Sleep/wake behaviours of elite athletes from individual and team sports

Eur J Sport Sci. 2015;15(2):94-100. doi: 10.1080/17461391.2014.932016. Epub 2014 Jul 4.


Sleep is an essential component for athlete recovery due to its physiological and psychological restorative effects, yet few studies have explored the habitual sleep/wake behaviour of elite athletes. The aims of the present study were to investigate the habitual sleep/wake behaviour of elite athletes, and to compare the differences in sleep between athletes from individual and team sports. A total of 124 (104 male, 20 female) elite athletes (mean ± s: age 22.2 ± 3.0 years) from five individual sports and four team sports participated in this study. Participants' sleep/wake behaviour was assessed using self-report sleep diaries and wrist activity monitors for a minimum of seven nights (range 7-28 nights) during a typical training phase. Mixed-effects analyses of variances were conducted to compare the differences in the sleep/wake behaviour of athletes from two sport types (i.e. individual and team). Overall, this sample of athletes went to bed at 22:59 ± 1.3, woke up at 07:15 ± 1.2 and obtained 6.8 ± 1.1 h of sleep per night. Athletes from individual sports went to bed earlier, woke up earlier and obtained less sleep (individual vs team; 6.5 vs 7.0 h) than athletes from team sports. These data indicate that athletes obtain well below the recommended 8 h of sleep per night, with shorter sleep durations existing among athletes from individual sports.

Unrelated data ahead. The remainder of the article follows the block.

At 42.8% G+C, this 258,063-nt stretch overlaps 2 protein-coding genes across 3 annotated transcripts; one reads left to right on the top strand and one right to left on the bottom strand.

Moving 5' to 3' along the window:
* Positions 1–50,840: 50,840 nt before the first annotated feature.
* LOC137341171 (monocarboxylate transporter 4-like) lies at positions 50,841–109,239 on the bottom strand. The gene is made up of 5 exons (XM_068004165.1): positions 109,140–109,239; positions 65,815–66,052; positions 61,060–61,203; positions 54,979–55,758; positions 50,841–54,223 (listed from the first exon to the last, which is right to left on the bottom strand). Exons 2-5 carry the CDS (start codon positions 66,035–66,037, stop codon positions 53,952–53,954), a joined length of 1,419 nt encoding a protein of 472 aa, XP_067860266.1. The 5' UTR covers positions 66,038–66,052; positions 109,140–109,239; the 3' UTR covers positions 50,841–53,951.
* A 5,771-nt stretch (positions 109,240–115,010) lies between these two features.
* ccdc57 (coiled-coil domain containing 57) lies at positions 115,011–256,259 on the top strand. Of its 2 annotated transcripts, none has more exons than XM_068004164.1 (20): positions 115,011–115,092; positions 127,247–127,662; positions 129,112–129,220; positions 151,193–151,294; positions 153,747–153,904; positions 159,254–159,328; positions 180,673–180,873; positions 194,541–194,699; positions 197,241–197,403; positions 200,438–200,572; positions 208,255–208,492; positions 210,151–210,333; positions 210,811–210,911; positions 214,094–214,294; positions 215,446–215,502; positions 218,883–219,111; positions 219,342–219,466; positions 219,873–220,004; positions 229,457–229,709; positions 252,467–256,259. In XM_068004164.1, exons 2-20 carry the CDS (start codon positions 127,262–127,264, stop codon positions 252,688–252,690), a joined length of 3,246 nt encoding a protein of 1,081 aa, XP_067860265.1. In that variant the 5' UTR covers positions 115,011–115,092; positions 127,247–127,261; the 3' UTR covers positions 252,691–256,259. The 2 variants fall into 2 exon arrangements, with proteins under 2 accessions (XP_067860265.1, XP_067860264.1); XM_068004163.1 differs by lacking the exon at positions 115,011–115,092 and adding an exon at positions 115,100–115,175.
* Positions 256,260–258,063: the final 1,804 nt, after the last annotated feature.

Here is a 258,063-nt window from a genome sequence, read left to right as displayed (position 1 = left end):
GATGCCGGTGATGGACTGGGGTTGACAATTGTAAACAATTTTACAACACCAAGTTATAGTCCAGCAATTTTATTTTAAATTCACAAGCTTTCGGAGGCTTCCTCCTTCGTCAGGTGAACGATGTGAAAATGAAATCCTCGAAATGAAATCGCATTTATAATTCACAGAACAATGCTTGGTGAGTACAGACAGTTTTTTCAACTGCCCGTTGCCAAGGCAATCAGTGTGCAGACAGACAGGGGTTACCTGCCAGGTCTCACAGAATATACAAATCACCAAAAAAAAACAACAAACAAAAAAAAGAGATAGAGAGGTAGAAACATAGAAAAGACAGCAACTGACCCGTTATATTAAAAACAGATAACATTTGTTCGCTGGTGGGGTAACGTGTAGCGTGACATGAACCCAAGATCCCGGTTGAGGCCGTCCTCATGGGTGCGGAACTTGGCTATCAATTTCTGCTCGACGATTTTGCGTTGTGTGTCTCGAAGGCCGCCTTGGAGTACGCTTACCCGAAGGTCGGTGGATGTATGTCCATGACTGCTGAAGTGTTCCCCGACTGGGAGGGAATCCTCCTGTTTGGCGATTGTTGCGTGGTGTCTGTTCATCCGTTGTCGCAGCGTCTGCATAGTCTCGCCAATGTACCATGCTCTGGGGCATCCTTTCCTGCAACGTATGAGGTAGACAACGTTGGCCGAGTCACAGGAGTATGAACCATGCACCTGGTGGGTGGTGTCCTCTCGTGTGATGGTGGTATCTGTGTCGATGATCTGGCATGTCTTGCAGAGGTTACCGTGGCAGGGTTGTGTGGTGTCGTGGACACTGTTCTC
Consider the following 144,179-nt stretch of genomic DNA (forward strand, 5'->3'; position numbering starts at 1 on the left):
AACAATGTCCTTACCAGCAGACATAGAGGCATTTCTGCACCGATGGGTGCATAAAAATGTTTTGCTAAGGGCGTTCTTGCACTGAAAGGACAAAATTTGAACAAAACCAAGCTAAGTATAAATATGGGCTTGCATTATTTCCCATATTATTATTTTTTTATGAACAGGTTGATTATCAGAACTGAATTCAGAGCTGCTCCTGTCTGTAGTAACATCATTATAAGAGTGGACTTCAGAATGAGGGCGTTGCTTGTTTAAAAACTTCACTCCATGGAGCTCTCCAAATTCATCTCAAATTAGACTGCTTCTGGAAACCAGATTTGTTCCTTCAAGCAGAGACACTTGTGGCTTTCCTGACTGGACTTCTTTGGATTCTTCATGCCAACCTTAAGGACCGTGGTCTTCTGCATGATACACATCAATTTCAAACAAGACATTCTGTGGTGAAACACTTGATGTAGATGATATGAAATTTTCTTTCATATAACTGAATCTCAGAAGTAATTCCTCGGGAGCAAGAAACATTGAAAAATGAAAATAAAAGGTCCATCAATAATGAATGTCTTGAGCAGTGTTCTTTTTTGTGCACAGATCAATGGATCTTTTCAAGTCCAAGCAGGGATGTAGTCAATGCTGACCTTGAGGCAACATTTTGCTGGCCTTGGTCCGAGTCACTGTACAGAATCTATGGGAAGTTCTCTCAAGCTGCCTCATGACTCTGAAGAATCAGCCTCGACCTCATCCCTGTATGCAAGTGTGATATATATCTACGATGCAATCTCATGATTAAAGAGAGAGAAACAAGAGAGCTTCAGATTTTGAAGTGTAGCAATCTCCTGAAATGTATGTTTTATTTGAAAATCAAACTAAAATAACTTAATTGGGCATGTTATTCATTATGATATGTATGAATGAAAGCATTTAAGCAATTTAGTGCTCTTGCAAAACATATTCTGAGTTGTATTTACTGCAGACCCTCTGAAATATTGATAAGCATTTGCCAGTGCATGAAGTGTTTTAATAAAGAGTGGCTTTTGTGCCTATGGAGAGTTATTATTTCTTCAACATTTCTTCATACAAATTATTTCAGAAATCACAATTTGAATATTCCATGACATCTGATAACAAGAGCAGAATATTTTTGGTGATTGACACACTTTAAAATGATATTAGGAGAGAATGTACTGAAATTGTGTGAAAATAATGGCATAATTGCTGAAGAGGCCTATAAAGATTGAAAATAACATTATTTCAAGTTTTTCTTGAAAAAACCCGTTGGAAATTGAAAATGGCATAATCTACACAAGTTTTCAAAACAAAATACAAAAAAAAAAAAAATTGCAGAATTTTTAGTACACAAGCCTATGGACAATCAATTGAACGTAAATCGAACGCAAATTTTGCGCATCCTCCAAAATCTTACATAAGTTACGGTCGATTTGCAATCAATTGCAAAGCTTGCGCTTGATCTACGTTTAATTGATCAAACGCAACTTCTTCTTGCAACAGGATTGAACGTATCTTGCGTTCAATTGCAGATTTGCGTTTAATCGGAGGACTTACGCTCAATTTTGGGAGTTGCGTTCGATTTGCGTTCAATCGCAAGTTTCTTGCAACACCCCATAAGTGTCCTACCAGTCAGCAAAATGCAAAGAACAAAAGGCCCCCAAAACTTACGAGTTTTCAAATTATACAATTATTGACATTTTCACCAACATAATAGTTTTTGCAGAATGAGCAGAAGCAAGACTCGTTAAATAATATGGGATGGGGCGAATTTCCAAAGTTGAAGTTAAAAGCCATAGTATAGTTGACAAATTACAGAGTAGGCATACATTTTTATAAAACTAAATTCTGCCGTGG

Keywords: Sleep behaviour; individual sports; team sports; wrist activity monitor.

Publication types

  • Comparative Study
  • Research Support, Non-U.S. Gov't

MeSH terms

  • Adolescent
  • Adult
  • Analysis of Variance
  • Athletes*
  • Behavior*
  • Female
  • Humans
  • Male
  • Sleep*
  • Sports*